Wal-Mart is on a roll.
Not only did it recently top Interbrand’s “The Most Valuable U.S. Retail Brands 2010” report, but the retail juggernaut is also claiming that every American consumer saves thousands of dollars a year just because there are 3,700 Wal-Mart stores across the country.
Regardless of whether you never enter a Wal-Mart and do your discount shopping instead at a Target or somewhere else, Wal-Mart’s case states that shoppers save big bucks just because of the deflationary effects of its pricing on the entire retail economy.
Now, Wal-Mart intends to intensify its similar deflationary effect in the financial-services sector. Low-income Americans, one of Wal-Mart’s prime demographics, are having increasing problems simply getting access to basic financial services – or having the incentive to use instruments as simple as a checking account.
With the credit crunch of the last couple of years, restrictive legislation and an overall more cautious approach by credit-card giants to blessing new accounts, there’s a growing pool of Americans who are known as “unbanked” and “underbanked” consumers.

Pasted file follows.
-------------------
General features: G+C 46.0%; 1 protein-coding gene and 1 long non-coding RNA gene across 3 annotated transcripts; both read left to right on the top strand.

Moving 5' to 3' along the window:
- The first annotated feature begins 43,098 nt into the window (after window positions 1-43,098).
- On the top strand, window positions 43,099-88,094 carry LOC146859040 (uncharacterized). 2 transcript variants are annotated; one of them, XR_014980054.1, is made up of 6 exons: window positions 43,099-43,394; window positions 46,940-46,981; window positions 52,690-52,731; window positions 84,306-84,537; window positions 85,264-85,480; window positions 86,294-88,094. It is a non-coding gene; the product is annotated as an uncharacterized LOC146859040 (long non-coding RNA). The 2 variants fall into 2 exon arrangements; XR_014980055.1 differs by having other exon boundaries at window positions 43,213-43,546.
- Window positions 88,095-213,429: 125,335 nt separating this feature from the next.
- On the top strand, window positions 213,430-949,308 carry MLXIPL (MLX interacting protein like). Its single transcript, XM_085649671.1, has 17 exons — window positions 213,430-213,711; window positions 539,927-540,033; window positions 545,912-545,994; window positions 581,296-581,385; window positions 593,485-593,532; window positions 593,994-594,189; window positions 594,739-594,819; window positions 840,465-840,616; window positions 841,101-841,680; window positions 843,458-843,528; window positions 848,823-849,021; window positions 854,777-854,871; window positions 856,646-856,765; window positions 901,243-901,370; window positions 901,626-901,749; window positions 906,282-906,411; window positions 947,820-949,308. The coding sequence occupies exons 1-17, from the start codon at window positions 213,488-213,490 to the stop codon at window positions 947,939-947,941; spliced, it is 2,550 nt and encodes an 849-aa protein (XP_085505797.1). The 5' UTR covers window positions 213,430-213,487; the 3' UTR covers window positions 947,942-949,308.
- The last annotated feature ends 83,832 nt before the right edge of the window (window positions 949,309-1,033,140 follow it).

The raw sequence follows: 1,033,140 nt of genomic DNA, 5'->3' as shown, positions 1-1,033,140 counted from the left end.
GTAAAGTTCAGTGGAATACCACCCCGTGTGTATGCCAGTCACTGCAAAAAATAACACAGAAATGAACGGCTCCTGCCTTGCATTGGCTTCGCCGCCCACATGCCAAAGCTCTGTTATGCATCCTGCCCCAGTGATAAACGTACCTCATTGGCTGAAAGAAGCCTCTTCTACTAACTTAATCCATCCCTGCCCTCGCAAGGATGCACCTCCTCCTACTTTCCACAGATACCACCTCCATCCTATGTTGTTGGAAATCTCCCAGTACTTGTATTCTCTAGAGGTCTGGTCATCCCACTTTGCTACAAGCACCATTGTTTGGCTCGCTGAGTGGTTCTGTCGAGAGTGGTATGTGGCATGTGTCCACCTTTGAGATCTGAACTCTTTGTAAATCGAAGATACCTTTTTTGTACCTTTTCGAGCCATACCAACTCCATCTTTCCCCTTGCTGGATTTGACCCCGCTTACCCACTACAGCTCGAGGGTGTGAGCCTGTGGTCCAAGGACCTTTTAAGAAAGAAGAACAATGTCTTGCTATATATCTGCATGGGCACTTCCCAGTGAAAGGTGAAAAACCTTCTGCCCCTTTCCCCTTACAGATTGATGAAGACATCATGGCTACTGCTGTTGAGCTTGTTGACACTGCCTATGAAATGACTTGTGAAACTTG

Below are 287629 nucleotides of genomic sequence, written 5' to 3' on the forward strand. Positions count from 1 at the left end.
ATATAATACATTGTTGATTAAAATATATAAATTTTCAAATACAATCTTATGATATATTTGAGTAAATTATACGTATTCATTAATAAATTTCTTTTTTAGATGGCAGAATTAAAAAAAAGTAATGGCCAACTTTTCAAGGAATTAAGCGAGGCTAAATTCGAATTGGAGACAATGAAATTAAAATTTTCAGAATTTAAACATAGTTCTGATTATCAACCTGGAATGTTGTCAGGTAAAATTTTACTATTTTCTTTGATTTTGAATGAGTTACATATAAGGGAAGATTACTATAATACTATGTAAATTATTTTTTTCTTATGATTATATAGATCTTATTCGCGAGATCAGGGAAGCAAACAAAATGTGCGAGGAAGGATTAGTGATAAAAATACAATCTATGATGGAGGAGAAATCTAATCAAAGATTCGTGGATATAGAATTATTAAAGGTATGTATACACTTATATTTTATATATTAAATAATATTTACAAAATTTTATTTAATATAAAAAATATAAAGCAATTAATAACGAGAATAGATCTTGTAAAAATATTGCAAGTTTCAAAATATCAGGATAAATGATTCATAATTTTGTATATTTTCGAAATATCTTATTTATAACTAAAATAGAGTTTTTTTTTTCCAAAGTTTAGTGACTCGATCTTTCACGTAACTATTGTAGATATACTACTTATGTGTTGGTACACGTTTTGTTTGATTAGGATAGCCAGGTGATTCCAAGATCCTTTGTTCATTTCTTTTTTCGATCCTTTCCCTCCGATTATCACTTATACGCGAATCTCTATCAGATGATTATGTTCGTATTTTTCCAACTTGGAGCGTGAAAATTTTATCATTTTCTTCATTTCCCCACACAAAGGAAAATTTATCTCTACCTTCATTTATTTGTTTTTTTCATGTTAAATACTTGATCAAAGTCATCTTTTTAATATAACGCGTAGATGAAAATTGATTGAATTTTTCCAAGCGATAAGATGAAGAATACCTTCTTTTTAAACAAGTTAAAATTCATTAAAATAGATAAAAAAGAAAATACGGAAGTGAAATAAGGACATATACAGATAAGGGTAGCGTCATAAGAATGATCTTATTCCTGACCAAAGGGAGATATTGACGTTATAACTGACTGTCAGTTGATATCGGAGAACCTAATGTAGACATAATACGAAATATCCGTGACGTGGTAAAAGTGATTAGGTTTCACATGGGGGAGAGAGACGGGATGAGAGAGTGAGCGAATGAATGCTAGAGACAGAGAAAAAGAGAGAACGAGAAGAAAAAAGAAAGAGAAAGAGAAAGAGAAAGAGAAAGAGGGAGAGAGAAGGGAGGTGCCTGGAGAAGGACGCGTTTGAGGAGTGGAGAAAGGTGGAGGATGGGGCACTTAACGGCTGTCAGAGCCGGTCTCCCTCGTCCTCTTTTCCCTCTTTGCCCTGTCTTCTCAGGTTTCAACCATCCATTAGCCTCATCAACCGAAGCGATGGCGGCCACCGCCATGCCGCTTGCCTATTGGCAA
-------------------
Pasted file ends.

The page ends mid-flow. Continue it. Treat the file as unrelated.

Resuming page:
Enter Wal-Mart. It now plans to open 500 more Wal-Mart MoneyCenters in its stores this year, added to the 1,000 Wal-Marts that already include the concept. These are dedicated spaces inside stores, like a bank branch, that offer basic financial services seven days a week – including bill payment starting at 88 cents apiece, check cashing starting at $3, and a reloadable prepaid Visa debit card for $3.
The company claims that its MoneyCenters already saved customers $450 million in fees last year.
The gambit puts Wal-Mart in even more direct competition with a variety of existing players in financial services, of course, ranging from Western Union to regular banks. But just as when Wal-Mart entered the grocery business, the low-priced pharmaceutical business, and the brand-name consumer-electronics trade, competitors must beware.